Defendants address five major issues in their motion for summary judgment: 1) the plaintiffs' right to an injunction; 2) the conspiracy claims; 3) Mary and Patricia Flood's right to damages stemming from the first incident at their home; 4) a qualified immunity defense; and 5) the equal protection claims. We examine each of those issues in turn.

  I. Injunctive Relief

 Defendants initially argue that plaintiffs fail to present an Article III "case or controversy" with respect to the requested injunctive relief. City of Los Angeles v. Lyons, 461 U.S. 95, 102, 103 S. Ct. 1660, 1665, 75 L. Ed. 2d 675 (1983). That is, they maintain that even in a free speech context "'past exposure to illegal conduct does not in itself show a present case or controversy regarding injunctive relief . . . if unaccompanied by any continuing, present adverse affects.'" Id. (quoting O'Shea v. Littleton, 414 U.S. 488, 495-96, 94 S. Ct. 669, 675-76, 38 L. Ed. 2d 674 (1974)).

 The Lyons decision establishes a two-part test for determining when a request for injunctive relief states a case or controversy. Id. 461 U.S. at 105-06, 103 S. Ct. at 1667. First, the plaintiff must show that he is likely to have another encounter with the defendant. Id. at 106, 103 S. Ct. at 1667. Second, he must demonstrate that he will again be subjected to the complained of practice. Id.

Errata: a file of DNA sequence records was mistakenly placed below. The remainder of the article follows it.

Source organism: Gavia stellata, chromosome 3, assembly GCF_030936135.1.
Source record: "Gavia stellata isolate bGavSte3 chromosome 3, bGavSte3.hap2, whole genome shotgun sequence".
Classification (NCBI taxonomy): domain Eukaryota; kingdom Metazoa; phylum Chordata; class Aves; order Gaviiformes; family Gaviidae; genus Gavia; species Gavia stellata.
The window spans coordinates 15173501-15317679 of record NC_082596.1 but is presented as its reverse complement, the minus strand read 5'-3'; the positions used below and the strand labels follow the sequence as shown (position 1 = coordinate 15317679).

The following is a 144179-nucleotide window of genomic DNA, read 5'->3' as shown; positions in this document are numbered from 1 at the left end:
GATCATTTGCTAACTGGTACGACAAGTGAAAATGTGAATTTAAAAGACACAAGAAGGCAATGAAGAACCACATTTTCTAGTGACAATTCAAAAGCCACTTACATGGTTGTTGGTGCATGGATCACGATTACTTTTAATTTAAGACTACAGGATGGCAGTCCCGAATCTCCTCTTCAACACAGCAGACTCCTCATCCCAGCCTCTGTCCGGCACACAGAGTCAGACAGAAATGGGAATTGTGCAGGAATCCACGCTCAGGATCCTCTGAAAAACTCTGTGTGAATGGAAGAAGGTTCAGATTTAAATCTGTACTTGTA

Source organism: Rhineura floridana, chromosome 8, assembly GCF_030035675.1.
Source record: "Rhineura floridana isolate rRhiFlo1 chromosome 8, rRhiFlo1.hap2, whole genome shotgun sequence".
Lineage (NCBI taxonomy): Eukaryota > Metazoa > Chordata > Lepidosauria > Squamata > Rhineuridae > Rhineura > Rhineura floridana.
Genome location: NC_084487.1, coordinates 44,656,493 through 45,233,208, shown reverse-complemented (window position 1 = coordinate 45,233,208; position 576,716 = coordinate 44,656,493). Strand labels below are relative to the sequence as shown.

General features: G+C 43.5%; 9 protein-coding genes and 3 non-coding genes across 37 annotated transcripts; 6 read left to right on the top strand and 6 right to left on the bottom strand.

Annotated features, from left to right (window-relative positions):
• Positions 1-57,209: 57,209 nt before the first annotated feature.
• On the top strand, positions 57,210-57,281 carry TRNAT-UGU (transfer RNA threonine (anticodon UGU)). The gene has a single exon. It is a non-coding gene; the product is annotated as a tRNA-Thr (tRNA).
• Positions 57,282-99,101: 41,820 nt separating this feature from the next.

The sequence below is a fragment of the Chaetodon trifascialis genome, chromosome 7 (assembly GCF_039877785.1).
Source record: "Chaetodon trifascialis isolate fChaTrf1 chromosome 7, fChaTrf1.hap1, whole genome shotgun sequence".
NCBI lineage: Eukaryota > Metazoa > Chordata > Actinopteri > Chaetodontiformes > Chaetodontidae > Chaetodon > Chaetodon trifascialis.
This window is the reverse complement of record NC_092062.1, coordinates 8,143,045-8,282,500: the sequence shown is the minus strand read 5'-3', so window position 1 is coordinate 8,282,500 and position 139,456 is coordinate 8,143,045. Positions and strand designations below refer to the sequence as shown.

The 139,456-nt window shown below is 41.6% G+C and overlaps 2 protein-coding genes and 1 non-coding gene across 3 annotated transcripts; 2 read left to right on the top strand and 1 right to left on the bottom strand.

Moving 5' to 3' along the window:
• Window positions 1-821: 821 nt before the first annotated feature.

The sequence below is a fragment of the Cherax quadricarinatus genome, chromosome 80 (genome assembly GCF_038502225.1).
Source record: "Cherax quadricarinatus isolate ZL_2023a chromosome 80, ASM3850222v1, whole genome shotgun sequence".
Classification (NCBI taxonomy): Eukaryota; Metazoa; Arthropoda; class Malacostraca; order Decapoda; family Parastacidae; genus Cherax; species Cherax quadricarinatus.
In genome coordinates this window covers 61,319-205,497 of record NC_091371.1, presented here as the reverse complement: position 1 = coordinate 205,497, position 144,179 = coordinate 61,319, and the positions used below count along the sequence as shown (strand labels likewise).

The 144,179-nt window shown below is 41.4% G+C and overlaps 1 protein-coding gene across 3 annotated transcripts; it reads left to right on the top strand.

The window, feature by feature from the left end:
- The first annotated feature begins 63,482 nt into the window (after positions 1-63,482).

In Lyons, the plaintiff sought an injunction prohibiting the use by police officers of "chokehold" restraints except in certain "deadly force" situations. Id. at 98, 103 S. Ct. at 1663. The Supreme Court ruled that the plaintiff had no standing to seek the injunction because of "the speculative nature of his claim that he will again experience injury as the result of that practice even if continued." Id. at 109, 103 S. Ct. at 1669.

 Here, it is virtually certain that Flood will have future encounters with the defendants. As president of the police union, Flood is in contact with various members of the Cook County Sheriff's office nearly every day. As an outspoken observer, he is likely to continue to comment on the policies and practices of the O'Grady administration. The first prong of the Lyons test is easily satisfied; clearly, Flood's continued interaction with the defendants is quite predictable.